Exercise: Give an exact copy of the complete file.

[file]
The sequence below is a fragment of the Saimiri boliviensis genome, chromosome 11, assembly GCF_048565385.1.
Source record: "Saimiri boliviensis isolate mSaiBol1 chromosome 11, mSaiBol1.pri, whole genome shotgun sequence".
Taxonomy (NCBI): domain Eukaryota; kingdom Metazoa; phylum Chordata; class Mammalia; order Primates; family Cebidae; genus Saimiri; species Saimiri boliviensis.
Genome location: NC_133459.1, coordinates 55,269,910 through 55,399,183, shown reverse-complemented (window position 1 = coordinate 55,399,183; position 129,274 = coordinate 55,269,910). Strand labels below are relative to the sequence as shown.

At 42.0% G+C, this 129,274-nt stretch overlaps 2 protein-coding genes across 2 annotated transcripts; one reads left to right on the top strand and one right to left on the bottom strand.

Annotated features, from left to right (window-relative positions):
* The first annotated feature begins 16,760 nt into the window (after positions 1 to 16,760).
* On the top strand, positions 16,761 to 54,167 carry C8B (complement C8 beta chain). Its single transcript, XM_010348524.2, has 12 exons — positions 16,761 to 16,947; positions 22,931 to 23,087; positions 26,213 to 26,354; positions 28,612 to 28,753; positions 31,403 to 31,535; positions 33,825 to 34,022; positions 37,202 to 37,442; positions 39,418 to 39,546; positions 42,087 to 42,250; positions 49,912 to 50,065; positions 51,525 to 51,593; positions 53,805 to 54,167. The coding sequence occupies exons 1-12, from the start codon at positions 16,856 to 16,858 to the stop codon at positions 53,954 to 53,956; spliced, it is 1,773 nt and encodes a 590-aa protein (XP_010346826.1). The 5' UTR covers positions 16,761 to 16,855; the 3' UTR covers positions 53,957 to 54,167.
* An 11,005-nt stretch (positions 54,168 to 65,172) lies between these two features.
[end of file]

The sequence below is a fragment of the Saimiri boliviensis genome, chromosome 11, assembly GCF_048565385.1.
Source record: "Saimiri boliviensis isolate mSaiBol1 chromosome 11, mSaiBol1.pri, whole genome shotgun sequence".
Taxonomy (NCBI): domain Eukaryota; kingdom Metazoa; phylum Chordata; class Mammalia; order Primates; family Cebidae; genus Saimiri; species Saimiri boliviensis.
Genome location: NC_133459.1, coordinates 55,269,910 through 55,399,183, shown reverse-complemented (window position 1 = coordinate 55,399,183; position 129,274 = coordinate 55,269,910). Strand labels below are relative to the sequence as shown.

At 42.0% G+C, this 129,274-nt stretch overlaps 2 protein-coding genes across 2 annotated transcripts; one reads left to right on the top strand and one right to left on the bottom strand.

Annotated features, from left to right (window-relative positions):
* The first annotated feature begins 16,760 nt into the window (after positions 1 to 16,760).
* On the top strand, positions 16,761 to 54,167 carry C8B (complement C8 beta chain). Its single transcript, XM_010348524.2, has 12 exons — positions 16,761 to 16,947; positions 22,931 to 23,087; positions 26,213 to 26,354; positions 28,612 to 28,753; positions 31,403 to 31,535; positions 33,825 to 34,022; positions 37,202 to 37,442; positions 39,418 to 39,546; positions 42,087 to 42,250; positions 49,912 to 50,065; positions 51,525 to 51,593; positions 53,805 to 54,167. The coding sequence occupies exons 1-12, from the start codon at positions 16,856 to 16,858 to the stop codon at positions 53,954 to 53,956; spliced, it is 1,773 nt and encodes a 590-aa protein (XP_010346826.1). The 5' UTR covers positions 16,761 to 16,855; the 3' UTR covers positions 53,957 to 54,167.
* An 11,005-nt stretch (positions 54,168 to 65,172) lies between these two features.